Wednesday, August 26, 2009


Thirteen years ago we lived in Cambridge MA on the 24th floor of 60 Wadsworth Street. Just the two of us (cue the Bill Withers song). In a corner, two bedroom apartment with sweeping views of Boston, the Charles River, and points west, it was as good as it gets when it came to M.I.T. family housing. Any M.I.T. housing for that matter. Thanks to being close to my "time of confinement” (exact words of my ob/gyn in her note to housing) and pulling #2 in the housing lottery we found ourselves in one of the sweetest apartments around.

Thirteen years ago yesterday was a Sunday. A lazy Sunday. We had our friends the Durfee’s over for dinner and while we were eating, the phone rang. It was someone at the sleep clinic at Beth Israel Hospital calling to let Michael know they had a cancellation. They’d cancelled his appointment for that evening earlier in the day but at the last minute asked if he could come in anyway.

As an aside, this thrilled me in ways I cannot say. I had been slowly losing my mind with my beloved’s snoring and I had high hopes this new-fangled CPAP machine would solve my problems. Fast forward 13 years and I’d say it did help a whole heck of a lot. Though I still wear ear plugs at night (I NEED them now even when I sleep alone), the sounds emanating from Michael’s side of the bed are sort of Darth Vader as a fighter pilot, white noise.

Michael packed himself a bag and before he left, stopped at our big white board and told me he was leaving a number where he could be reached. I told him not to bother; he’d be home before I was up in the morning. Besides, I told him, I wasn’t due for another month.

Every Sunday night I talk to my parents. That night we talked for awhile and soon after their call, my brother Tom called. I remember laying on the futon talking and watching TV when suddenly I heard something in one of the bedrooms. I stood up to see what it was when Uh-Oh! Tom was treated to the sounds of a serious freak out as I looked to see I’d suffered a pretty serious water breakage. No drip, drip, drip for this girl. He told me to keep cool, get some towels, call Michael. I hung up and carefully walked with the towel at my feet to the white board. There was the number.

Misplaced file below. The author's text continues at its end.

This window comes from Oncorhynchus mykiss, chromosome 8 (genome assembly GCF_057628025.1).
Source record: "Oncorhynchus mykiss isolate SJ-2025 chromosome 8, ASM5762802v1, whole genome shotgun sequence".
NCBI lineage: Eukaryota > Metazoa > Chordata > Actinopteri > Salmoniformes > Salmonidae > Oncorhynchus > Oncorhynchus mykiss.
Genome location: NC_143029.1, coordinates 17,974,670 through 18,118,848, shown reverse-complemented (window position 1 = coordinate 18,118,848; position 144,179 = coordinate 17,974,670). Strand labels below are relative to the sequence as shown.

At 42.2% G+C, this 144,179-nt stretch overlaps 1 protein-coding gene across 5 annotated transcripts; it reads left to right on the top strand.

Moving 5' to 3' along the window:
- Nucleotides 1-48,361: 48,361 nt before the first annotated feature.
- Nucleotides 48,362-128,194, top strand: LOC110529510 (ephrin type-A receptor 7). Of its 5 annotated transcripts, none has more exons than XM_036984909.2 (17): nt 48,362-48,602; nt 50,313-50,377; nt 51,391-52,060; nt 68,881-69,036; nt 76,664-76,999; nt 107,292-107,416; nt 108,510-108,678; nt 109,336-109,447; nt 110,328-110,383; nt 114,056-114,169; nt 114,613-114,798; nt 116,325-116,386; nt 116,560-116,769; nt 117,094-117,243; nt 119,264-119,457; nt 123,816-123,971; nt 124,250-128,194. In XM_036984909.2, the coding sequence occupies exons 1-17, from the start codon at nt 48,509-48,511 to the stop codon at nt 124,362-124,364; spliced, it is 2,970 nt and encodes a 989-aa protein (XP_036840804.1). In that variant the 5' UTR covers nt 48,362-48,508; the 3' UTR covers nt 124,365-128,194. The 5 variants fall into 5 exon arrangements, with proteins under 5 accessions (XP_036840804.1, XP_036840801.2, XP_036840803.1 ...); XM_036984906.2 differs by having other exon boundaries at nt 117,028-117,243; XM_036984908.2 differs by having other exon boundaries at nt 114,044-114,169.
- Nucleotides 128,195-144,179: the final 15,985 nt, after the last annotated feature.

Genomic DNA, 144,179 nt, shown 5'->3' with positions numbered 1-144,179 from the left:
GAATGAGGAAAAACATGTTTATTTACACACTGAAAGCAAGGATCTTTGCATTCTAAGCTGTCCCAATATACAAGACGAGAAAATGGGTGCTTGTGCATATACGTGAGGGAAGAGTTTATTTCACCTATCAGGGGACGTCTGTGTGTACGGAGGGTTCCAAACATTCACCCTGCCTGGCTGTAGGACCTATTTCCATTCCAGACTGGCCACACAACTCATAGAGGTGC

The technicians at the sleep clinic woke Michael, pulled the sticky electrodes from his head, and sent him on his way. After a quick stop at a bodega for juice, pads and Pop Tarts we were reunited.

The thing is, I was supposed to have A MONTH! I was in no way prepared aside from the crib with pink bedding we’d purchased from another family in the building. I had no bag packed, no diapers purchased, I even left dirty dishes in the sink from dinner because I was wiped out. I really thought I would be like everyone else I knew. LATE.

After a bumpy Jeep ride back to Boston (Brigham and Women’s Hospital is down the street from Beth Israel) we checked in but nothing much happened until the morning when it was determined that I needed to be induced. I didn’t have an opinion one way or the other; what did I know? I had big plans to do this thing without painkillers but at the time I had no idea what pitocin could do to a person. To me. Things I’m sure God never intended. Not long after the drip began I was begging Michael to take me home. Can’t we just forget this ever happened?

But no, we couldn’t. After an AMAZING epidural I gave birth to Michael Jr. at 4:33 p.m. Weighing in at 5 lb. 12 oz. and just 17 ½ inches long, he was the tiniest baby I’d ever laid eyes on. And beautiful. I’d get weepy just looking at him and it wasn’t the post partum talking either (that would be later watching sappy commercials and worrying constantly that someone would steal him). I was enthralled.

Today my tiniest baby turned 13. He’s not all teenager yet but he’s well on his way. I hope he knows how wanted he was and how loved he is. How much he’s brought to our lives.
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  1. I had to ask if I could go to the front of the line at the bodega since my wife's water broke and I had to go get her to take her to the hospital. A person in front of me saw my Brass Rat and said you went to MIT, you must be honest and let me go to the front of the line. The cashier wanted to give me a pair of gag glasses for buying the strangest grouping of items. You know, I guy buying pads, pop tarts, & apple juice. And my hair was all messed up with the gel/glue stuff that they used to connect the sensors to my head. They just pulled them off & my hair was spiked.

    MIchael Jr.'s first act was peeing on the nurse. I took him after that that. Hey, he needed to empty his bladder.

  2. That's so adorable. Happy 13, big guy!


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